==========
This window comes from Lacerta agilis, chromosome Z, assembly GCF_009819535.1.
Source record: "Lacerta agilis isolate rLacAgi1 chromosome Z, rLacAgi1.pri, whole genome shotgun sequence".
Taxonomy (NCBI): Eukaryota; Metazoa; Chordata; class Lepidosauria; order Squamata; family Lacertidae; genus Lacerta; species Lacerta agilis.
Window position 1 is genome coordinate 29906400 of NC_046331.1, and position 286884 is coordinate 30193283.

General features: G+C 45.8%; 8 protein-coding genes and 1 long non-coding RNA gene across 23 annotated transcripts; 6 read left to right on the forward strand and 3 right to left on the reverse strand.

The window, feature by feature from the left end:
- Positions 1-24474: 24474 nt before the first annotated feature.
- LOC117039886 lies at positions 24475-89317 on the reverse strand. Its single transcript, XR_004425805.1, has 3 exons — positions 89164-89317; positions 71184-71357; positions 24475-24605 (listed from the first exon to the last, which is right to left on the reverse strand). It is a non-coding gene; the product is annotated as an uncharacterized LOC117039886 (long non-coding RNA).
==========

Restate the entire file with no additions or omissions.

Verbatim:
This window comes from Lacerta agilis, chromosome Z, assembly GCF_009819535.1.
Source record: "Lacerta agilis isolate rLacAgi1 chromosome Z, rLacAgi1.pri, whole genome shotgun sequence".
Taxonomy (NCBI): Eukaryota; Metazoa; Chordata; class Lepidosauria; order Squamata; family Lacertidae; genus Lacerta; species Lacerta agilis.
Window position 1 is genome coordinate 29906400 of NC_046331.1, and position 286884 is coordinate 30193283.

General features: G+C 45.8%; 8 protein-coding genes and 1 long non-coding RNA gene across 23 annotated transcripts; 6 read left to right on the forward strand and 3 right to left on the reverse strand.

The window, feature by feature from the left end:
- Positions 1-24474: 24474 nt before the first annotated feature.
- LOC117039886 lies at positions 24475-89317 on the reverse strand. Its single transcript, XR_004425805.1, has 3 exons — positions 89164-89317; positions 71184-71357; positions 24475-24605 (listed from the first exon to the last, which is right to left on the reverse strand). It is a non-coding gene; the product is annotated as an uncharacterized LOC117039886 (long non-coding RNA).